Basic services like water supply and sewerage, electricity and telephone lines are now available. The erratic NTC mobile network is surprisingly consistent in this remote district and loadshedding, unsurprisingly, is less than in the capital. If it were not for the snow-clad mountains that tower over you on both sides, you'd be forgiven for forgetting you were in a trans-Himalayan valley of nomadic people of Tibetan origin, said to have crossed the mountains in the course of hunting and gathering centuries ago.
The Manang valley's harsh climate, due to the rain-shadow created by the Annapurna massif, ensured that its people never lost their nomadic tendencies. When King Mahendra granted special privileges to the Manangis in the 1960s, many moved down to Kathmandu and beyond and became prosperous traders, hoteliers and businessmen. The out-migration was intense, and depopulated Manang district between the years 1960 to 1990. It was only in the 1990s, with the increased popularity of the Annapurna Circuit trek, that a few people returned to tap tourism.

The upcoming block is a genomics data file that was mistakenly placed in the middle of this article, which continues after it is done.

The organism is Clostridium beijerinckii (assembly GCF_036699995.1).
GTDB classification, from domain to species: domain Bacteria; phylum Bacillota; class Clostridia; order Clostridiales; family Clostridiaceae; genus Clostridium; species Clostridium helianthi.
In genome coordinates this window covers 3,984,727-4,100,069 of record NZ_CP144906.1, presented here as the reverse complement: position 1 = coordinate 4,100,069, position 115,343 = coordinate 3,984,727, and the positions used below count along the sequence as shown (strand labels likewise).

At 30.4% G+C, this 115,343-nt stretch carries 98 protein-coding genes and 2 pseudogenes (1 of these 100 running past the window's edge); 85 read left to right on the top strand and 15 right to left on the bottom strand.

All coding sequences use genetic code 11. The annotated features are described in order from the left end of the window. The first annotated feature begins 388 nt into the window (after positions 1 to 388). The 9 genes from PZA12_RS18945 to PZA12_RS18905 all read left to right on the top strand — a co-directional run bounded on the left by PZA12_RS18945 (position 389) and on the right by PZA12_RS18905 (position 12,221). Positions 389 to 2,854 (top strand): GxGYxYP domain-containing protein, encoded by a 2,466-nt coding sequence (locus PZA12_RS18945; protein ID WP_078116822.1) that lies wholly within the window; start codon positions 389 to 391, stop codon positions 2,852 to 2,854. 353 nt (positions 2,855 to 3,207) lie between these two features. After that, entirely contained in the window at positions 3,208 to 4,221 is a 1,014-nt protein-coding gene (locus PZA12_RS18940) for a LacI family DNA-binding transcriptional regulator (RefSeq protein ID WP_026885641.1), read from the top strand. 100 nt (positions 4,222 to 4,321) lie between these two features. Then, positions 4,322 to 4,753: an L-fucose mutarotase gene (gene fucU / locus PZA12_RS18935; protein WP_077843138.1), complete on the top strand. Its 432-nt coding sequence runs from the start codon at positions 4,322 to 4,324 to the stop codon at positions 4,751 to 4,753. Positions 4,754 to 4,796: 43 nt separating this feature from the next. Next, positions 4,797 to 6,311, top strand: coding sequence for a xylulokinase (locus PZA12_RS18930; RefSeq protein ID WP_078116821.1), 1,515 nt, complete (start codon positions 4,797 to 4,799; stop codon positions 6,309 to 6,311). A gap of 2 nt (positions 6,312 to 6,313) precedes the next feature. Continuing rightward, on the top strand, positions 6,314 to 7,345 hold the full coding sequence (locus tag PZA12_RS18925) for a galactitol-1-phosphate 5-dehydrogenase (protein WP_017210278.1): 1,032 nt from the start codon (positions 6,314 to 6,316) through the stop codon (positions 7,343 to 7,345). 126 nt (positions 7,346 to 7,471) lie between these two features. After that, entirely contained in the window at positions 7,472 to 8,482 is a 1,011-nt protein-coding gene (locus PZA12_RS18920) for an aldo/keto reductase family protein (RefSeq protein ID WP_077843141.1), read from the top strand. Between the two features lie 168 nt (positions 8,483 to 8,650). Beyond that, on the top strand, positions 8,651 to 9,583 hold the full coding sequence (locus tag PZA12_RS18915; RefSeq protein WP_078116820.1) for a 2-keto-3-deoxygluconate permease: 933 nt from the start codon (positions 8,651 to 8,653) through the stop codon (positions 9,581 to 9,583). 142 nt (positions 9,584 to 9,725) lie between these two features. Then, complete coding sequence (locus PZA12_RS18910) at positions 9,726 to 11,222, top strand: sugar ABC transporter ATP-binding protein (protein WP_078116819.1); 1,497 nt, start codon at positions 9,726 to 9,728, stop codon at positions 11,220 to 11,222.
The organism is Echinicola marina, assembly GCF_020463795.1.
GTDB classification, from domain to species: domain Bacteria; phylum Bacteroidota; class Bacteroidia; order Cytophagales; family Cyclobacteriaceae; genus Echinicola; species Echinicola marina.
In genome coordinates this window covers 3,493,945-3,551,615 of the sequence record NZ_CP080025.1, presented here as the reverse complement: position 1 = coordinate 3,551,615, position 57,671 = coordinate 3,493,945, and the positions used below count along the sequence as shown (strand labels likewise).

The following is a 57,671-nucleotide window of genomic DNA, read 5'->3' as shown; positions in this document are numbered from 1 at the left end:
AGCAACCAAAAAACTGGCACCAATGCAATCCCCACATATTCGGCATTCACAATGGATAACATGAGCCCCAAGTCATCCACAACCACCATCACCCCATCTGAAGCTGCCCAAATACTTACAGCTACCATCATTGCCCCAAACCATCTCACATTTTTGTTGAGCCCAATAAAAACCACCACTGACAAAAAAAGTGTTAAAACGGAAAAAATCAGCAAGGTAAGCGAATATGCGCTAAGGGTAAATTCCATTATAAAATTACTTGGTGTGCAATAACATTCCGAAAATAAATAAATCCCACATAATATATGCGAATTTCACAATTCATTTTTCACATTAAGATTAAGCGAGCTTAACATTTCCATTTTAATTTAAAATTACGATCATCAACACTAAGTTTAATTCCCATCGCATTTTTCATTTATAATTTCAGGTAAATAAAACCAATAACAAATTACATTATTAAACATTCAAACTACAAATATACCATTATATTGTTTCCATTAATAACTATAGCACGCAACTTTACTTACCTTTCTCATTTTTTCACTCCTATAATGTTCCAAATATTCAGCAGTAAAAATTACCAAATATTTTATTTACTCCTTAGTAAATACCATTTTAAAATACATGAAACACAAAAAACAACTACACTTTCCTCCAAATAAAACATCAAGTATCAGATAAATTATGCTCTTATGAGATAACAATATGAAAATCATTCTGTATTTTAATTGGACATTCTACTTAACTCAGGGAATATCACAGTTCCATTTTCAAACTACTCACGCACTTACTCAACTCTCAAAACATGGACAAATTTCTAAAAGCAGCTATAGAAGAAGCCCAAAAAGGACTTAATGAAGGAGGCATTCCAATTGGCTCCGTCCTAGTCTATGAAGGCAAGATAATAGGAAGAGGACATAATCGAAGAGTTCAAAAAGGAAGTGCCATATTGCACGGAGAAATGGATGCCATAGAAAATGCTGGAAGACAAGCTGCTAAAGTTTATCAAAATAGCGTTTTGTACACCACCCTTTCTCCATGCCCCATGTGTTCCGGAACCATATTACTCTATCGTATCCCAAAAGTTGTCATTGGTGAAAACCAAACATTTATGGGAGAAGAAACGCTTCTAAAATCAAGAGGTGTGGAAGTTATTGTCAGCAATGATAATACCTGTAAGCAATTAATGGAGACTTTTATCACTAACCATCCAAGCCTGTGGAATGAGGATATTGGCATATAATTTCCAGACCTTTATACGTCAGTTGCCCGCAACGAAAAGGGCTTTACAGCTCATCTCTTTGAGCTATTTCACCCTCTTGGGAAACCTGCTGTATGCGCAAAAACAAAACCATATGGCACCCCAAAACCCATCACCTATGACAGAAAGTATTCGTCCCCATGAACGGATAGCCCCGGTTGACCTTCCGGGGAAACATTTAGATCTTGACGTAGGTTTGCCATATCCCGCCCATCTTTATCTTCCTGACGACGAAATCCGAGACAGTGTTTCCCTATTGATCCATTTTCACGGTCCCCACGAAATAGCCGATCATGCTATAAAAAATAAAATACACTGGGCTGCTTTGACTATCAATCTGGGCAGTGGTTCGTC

In-migration from neighbouring districts has been on the rise in recent years, mostly from Gorkha district. In fact, those from Gorkha now outnumber Manangis in Manang, says Ram Raja Prasad Subedi, CDO of the district. Gorkha people mostly go to Manang in search of employment and end up settling there.
With the construction of the road, in-migration is expected to rise. The road linking Besisahar to Chame has been completed up to Chhahare, near Syange. This has already shortened the journey from Besisahar by one day. Tourist entrepreneurs may worry about what this will do to tourism, but hundreds of villagers will benefit directly from access to the road. The Manangis may keep on moving, but their heartland, Manang, awaits a future they won't chart for very long.